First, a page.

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I’m sitting here in the farmhouse dining room. The sky has just begun to silver with daylight, and I can already feel the humidity of Virginia’s summer in the air. I’m at the bottom of my first cup of coffee, and soon, I’ll head out for what has become a poignant chore – the feeding of our animals.
As I mentioned last week, my family is making a big change in our lives – we are selling our beloved farm. It’s a needed change – one that will allow our family more freedom of travel and a lot more relaxation time and one that will give me more space both in my day and in my heart and head to write. Still, it’s sad.
The Way Dreams Begin
I remember dreaming of this farm in hard, hard days when my first husband had left with our only car, when I was alone in a totally new place in a totally new house in a totally new town. I weeded the tiny front flower beds and did the ones in the neighboring townhouses, too. I planted lettuce in the planters my dad built on my second-story deck. I read Jenna Woginrich’s farm books in the bathtub at night.
But it took me years to get here, to this table. Years of loss and hard work, years of dreaming and planning, and then years of hard, physical work. There was a story I needed to help tell on the land, and I worked diligently to tell it.
The Way Dreams End
Okay, so that’s sort of a false heading. I don’t think dreams really end: I think they morph, they transform, they become new things – often after considerable hardship and struggle. The farm dream is over for us, and while I’m sad that it is, I have no desire to revive it, which is my sign that we have made a good decision. I grieve the loss of this place and especially the loss of our animals (who are all going to wonderful homes, so that tempers my grief), but I don’t want to keep farming.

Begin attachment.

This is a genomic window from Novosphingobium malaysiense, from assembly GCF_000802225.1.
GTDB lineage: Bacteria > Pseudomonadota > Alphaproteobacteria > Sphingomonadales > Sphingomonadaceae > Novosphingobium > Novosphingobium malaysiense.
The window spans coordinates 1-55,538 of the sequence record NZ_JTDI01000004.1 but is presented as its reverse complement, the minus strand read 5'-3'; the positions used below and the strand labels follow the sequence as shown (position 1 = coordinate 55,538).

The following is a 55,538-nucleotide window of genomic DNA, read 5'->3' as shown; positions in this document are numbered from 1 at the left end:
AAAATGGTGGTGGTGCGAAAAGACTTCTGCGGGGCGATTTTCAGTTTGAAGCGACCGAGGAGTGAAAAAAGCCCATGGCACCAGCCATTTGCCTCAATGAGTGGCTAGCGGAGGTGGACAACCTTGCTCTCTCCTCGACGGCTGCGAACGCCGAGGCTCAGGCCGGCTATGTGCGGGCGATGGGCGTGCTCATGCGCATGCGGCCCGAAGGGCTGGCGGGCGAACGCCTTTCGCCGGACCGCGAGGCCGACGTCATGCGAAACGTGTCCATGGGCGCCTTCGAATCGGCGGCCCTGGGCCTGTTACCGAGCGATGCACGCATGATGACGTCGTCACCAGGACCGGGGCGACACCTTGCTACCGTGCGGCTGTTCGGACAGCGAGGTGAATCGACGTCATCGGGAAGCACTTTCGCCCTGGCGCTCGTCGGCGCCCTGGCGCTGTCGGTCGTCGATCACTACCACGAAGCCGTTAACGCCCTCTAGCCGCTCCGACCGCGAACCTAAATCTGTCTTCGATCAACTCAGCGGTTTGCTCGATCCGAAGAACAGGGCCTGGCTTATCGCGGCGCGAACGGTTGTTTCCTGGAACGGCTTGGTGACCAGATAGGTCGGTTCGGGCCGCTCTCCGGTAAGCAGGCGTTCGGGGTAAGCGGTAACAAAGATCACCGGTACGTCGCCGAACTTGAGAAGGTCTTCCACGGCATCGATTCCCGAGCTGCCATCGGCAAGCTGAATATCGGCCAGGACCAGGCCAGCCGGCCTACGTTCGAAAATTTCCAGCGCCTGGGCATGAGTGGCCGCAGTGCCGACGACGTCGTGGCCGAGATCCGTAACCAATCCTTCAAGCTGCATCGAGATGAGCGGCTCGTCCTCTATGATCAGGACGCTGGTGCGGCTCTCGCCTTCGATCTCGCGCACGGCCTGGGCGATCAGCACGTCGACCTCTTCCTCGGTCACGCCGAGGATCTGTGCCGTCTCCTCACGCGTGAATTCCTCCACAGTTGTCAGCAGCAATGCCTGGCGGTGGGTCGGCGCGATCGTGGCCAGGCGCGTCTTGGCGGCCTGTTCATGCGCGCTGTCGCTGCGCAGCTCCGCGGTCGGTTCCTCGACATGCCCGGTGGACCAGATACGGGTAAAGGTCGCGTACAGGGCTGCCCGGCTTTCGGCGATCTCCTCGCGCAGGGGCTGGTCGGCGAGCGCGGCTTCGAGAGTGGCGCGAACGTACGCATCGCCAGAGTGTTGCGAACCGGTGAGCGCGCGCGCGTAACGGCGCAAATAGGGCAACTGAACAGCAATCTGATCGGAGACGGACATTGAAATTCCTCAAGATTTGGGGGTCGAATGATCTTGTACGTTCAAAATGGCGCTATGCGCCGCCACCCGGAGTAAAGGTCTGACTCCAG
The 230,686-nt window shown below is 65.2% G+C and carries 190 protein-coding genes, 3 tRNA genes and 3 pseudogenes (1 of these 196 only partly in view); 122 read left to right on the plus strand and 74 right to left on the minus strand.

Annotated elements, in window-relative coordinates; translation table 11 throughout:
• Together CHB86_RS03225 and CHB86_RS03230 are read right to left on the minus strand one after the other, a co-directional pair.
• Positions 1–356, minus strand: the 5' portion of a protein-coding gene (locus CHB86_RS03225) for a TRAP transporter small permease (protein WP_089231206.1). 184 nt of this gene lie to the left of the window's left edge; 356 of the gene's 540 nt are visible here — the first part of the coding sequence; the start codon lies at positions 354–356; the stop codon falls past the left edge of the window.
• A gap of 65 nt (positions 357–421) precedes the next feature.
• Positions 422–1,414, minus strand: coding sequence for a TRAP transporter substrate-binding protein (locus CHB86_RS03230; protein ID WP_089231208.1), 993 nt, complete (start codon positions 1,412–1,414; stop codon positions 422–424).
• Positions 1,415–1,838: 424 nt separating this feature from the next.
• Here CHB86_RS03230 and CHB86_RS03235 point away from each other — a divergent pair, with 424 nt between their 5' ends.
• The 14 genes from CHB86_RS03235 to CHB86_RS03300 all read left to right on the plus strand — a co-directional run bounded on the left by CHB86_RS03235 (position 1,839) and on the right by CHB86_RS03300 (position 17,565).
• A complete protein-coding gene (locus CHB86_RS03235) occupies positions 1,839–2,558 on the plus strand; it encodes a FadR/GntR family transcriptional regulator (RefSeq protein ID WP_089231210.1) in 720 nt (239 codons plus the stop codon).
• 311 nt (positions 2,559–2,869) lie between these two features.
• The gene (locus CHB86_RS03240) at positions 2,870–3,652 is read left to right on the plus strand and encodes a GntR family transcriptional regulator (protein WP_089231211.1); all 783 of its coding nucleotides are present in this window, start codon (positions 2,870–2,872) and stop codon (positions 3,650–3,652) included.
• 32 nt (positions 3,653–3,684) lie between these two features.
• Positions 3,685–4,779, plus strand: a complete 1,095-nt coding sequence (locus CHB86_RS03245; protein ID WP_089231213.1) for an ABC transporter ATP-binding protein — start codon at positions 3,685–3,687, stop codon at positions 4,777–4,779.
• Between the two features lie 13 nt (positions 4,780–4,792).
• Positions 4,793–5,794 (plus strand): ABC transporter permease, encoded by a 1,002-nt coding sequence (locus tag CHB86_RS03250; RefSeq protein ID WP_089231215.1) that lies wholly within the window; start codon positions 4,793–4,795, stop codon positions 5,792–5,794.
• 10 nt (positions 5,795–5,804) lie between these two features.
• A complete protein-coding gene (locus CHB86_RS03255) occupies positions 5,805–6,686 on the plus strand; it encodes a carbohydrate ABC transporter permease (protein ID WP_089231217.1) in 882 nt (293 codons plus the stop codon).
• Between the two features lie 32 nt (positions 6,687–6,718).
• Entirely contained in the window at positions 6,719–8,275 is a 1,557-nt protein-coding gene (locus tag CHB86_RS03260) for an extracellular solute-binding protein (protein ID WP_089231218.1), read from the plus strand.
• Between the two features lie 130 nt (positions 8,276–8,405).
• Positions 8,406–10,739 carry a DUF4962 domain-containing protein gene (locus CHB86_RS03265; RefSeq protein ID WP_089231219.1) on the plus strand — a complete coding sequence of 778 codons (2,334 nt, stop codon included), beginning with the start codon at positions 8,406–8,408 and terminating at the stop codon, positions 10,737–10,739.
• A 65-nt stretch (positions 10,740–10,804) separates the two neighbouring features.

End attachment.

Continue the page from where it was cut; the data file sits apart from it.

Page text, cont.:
Some small part of me feels like that means I’m a failure, but that part is really small because I’ve learned through years of a lot of hard things that this voice is a liar. The voice that tells the truth is the one that feels light and hopeful, the one that feels sad but still looks forward to the next day and year and decade.
If the end of dreams – and I’ve had many: a marriage, a job as an English professor, work as a missionary in New York City – teaches me anything it’s this – those dreams and the work to live them become part of the larger story of a life. And since I tell the story of life on paper, they become part of my writing. Always.
New Stories to Tell and New Dreams to Dream
I have books to write – more books on the history of enslaved communities, more magical realism novels, more writing books. I have so many stories to read for clients, clients I have the privilege of helping to hone and shape their own words into their dreams. I have so many writers to talk with and coach and walk beside on their journeys. Now, I will have more space to do that well.
One of the hardest – and maybe the most rewarding – parts of the writer’s life is that we have to give up things in order to give ourselves the gift of our words. In a culture that values busyness and ostentatious achievement, it often requires sacrifice for us to do our work because our work requires space – to breath, to imagine, and to dream – and is often very quiet, very subtle work. We have to be counter-cultural in many ways to write. That’s a hard but very beautiful thing.
Friends, I so hope you can find your way to the sacrifices your writing needs because I know in the truest part of my self, we need your stories. We really do.